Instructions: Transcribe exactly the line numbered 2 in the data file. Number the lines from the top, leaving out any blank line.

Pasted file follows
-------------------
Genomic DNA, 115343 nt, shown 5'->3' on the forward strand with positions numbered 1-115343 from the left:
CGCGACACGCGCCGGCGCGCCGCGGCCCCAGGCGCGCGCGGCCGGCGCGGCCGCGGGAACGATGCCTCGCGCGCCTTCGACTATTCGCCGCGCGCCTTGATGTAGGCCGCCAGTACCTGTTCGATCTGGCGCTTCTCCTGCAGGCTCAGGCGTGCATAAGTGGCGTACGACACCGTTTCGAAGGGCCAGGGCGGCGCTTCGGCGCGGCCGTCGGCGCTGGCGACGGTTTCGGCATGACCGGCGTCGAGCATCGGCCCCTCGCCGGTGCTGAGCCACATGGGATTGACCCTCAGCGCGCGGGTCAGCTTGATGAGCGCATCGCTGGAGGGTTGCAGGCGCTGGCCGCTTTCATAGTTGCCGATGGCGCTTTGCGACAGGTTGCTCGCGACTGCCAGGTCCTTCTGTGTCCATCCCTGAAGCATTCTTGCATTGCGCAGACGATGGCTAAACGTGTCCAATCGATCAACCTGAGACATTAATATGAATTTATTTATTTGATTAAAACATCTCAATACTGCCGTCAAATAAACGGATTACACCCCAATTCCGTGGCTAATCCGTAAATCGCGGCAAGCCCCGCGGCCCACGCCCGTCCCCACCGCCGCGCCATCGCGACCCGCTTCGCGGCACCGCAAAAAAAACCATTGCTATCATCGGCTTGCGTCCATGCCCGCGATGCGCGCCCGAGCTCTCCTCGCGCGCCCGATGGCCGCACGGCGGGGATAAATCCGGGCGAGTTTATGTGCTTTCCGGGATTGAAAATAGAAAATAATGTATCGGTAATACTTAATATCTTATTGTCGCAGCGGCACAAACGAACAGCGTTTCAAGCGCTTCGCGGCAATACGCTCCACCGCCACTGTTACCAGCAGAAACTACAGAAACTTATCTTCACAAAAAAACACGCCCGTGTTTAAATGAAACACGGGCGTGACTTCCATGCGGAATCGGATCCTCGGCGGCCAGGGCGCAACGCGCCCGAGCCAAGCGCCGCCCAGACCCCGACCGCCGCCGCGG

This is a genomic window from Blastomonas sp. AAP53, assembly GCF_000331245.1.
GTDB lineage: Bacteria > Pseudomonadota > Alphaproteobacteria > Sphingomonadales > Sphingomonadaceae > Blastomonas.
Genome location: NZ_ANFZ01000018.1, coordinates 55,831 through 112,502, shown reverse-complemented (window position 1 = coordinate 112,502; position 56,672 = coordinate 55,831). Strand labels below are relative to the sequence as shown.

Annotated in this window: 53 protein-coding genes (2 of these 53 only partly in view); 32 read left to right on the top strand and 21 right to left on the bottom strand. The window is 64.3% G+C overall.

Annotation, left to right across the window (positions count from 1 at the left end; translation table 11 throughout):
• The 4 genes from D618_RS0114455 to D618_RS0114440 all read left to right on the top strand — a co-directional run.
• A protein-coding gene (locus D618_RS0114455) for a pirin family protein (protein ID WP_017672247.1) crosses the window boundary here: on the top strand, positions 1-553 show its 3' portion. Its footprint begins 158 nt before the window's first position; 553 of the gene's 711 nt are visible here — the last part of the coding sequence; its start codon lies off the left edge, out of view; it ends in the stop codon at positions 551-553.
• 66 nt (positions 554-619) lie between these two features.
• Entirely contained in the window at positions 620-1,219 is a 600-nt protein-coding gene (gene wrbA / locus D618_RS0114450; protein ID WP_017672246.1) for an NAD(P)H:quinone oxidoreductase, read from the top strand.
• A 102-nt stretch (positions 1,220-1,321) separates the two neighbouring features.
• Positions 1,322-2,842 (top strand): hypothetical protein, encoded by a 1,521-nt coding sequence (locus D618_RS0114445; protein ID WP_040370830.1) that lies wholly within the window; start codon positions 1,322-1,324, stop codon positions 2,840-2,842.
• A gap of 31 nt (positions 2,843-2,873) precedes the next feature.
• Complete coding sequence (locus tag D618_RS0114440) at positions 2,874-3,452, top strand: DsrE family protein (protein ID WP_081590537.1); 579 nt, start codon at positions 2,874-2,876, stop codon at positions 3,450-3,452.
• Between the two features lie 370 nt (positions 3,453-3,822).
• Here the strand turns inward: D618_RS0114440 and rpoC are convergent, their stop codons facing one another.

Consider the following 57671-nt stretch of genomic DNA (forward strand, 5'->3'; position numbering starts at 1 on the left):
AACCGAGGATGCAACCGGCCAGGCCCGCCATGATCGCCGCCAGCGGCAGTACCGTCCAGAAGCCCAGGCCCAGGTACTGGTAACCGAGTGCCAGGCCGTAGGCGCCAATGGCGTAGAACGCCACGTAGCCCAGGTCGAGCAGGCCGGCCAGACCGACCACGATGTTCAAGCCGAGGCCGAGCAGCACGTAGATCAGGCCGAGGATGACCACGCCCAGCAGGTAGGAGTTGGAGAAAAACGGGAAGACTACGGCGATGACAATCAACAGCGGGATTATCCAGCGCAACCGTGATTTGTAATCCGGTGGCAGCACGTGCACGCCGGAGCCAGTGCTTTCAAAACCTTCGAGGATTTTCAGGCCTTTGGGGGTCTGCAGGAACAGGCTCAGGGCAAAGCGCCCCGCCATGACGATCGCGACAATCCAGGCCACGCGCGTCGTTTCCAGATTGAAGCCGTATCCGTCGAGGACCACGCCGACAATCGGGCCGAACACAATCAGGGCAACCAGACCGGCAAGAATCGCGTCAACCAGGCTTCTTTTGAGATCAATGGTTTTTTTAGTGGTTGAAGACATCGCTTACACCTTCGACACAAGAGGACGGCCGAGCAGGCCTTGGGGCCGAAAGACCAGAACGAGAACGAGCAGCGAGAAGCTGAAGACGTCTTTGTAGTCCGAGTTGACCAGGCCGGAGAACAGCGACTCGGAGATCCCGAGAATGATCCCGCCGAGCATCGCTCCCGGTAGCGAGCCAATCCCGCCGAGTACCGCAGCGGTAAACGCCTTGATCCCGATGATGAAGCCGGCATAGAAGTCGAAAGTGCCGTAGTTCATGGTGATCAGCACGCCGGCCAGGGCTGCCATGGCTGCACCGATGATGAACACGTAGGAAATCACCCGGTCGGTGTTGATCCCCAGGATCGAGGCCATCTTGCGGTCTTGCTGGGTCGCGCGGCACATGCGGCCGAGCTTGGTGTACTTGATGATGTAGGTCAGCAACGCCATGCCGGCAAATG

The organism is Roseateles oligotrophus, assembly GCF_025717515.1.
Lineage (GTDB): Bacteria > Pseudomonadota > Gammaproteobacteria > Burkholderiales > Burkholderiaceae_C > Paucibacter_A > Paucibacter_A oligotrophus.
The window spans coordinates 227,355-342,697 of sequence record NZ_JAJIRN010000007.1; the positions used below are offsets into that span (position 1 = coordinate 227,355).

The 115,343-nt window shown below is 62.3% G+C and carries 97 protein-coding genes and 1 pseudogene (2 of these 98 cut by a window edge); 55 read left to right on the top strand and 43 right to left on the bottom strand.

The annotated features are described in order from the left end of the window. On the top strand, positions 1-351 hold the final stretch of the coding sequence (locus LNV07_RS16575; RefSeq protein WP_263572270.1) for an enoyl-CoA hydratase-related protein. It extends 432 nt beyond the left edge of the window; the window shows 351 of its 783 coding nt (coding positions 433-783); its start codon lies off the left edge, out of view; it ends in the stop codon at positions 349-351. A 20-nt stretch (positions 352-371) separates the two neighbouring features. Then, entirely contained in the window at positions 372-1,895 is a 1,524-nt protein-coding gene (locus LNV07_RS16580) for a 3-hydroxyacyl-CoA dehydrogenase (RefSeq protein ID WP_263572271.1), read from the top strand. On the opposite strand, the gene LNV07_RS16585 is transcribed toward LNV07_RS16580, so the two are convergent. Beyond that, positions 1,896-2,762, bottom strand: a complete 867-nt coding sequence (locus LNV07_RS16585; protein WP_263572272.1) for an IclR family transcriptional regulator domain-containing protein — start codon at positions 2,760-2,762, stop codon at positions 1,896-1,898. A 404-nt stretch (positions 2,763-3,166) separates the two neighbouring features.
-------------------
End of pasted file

CGCGACACGCGCCGGCGCGCCGCGGCCCCAGGCGCGCGCGGCCGGCGCGGCCGCGGGAACGATGCCTCGCGCGCCTTCGACTATTCGCCGCGCGCCTTGATGTAGGCCGCCAGTACCTGTTCGATCTGGCGCTTCTCCTGCAGGCTCAGGCGTGCATAAGTGGCGTACGACACCGTTTCGAAGGGCCAGGGCGGCGCTTCGGCGCGGCCGTCGGCGCTGGCGACGGTTTCGGCATGACCGGCGTCGAGCATCGGCCCCTCGCCGGTGCTGAGCCACATGGGATTGACCCTCAGCGCGCGGGTCAGCTTGATGAGCGCATCGCTGGAGGGTTGCAGGCGCTGGCCGCTTTCATAGTTGCCGATGGCGCTTTGCGACAGGTTGCTCGCGACTGCCAGGTCCTTCTGTGTCCATCCCTGAAGCATTCTTGCATTGCGCAGACGATGGCTAAACGTGTCCAATCGATCAACCTGAGACATTAATATGAATTTATTTATTTGATTAAAACATCTCAATACTGCCGTCAAATAAACGGATTACACCCCAATTCCGTGGCTAATCCGTAAATCGCGGCAAGCCCCGCGGCCCACGCCCGTCCCCACCGCCGCGCCATCGCGACCCGCTTCGCGGCACCGCAAAAAAAACCATTGCTATCATCGGCTTGCGTCCATGCCCGCGATGCGCGCCCGAGCTCTCCTCGCGCGCCCGATGGCCGCACGGCGGGGATAAATCCGGGCGAGTTTATGTGCTTTCCGGGATTGAAAATAGAAAATAATGTATCGGTAATACTTAATATCTTATTGTCGCAGCGGCACAAACGAACAGCGTTTCAAGCGCTTCGCGGCAATACGCTCCACCGCCACTGTTACCAGCAGAAACTACAGAAACTTATCTTCACAAAAAAACACGCCCGTGTTTAAATGAAACACGGGCGTGACTTCCATGCGGAATCGGATCCTCGGCGGCCAGGGCGCAACGCGCCCGAGCCAAGCGCCGCCCAGACCCCGACCGCCGCCGCGG